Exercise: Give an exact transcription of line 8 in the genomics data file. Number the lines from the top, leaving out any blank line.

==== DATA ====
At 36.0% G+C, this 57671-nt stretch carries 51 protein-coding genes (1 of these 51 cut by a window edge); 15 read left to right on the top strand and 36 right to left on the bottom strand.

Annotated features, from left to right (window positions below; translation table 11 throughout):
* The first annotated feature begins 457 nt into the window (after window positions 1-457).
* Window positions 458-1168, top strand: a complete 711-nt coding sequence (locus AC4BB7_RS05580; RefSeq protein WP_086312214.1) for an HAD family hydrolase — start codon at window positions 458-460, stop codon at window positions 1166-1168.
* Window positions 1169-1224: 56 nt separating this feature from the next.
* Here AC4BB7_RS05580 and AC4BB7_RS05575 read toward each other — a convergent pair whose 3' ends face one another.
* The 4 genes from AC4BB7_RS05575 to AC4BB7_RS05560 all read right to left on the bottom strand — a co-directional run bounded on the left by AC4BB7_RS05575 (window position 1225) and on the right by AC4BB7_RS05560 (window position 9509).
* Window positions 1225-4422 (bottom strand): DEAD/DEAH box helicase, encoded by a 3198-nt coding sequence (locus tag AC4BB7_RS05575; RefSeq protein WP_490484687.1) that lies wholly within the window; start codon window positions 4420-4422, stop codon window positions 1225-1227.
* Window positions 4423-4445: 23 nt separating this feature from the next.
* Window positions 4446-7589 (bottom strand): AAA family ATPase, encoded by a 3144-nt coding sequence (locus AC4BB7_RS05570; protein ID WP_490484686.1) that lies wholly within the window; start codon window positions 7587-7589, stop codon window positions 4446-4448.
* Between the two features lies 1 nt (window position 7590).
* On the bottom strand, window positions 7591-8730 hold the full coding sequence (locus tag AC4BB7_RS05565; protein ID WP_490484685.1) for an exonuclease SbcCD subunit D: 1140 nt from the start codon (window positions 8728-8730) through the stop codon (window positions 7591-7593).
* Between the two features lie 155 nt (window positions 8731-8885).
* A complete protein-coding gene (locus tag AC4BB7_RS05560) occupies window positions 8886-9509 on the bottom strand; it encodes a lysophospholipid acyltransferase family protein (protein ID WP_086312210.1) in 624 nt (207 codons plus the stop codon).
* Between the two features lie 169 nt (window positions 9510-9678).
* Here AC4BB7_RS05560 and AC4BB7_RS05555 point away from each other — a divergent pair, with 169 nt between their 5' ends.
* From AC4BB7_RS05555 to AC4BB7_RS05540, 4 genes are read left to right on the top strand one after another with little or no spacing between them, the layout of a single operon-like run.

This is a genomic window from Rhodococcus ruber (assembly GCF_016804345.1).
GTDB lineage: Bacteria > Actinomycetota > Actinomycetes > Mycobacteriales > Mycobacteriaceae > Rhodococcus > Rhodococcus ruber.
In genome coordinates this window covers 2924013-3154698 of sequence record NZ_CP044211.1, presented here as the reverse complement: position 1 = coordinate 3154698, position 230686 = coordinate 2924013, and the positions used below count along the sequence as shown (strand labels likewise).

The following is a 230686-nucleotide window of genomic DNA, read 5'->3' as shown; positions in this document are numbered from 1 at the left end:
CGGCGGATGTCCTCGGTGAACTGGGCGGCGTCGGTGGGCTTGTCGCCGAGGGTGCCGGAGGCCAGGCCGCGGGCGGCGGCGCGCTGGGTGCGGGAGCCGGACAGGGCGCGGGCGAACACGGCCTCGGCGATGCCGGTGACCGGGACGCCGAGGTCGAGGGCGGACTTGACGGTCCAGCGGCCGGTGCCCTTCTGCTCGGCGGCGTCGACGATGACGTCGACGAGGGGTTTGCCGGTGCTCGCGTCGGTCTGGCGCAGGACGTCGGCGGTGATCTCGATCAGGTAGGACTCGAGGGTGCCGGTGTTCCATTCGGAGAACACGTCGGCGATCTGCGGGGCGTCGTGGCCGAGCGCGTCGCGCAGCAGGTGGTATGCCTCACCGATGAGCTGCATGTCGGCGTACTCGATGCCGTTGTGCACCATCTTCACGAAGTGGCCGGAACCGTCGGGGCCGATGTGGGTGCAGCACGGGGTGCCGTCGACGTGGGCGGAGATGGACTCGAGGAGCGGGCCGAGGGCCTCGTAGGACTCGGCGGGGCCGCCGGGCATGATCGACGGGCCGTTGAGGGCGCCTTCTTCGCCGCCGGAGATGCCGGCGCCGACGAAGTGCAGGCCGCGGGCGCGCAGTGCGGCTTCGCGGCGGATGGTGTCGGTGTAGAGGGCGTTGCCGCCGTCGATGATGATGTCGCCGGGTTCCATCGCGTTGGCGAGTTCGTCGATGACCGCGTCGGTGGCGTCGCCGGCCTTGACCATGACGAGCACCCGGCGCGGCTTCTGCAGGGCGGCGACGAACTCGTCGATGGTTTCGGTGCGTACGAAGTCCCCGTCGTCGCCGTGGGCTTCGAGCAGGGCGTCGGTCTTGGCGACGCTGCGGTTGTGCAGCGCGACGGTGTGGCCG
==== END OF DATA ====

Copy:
* Window positions 1225-4422 (bottom strand): DEAD/DEAH box helicase, encoded by a 3198-nt coding sequence (locus tag AC4BB7_RS05575; RefSeq protein WP_490484687.1) that lies wholly within the window; start codon window positions 4420-4422, stop codon window positions 1225-1227.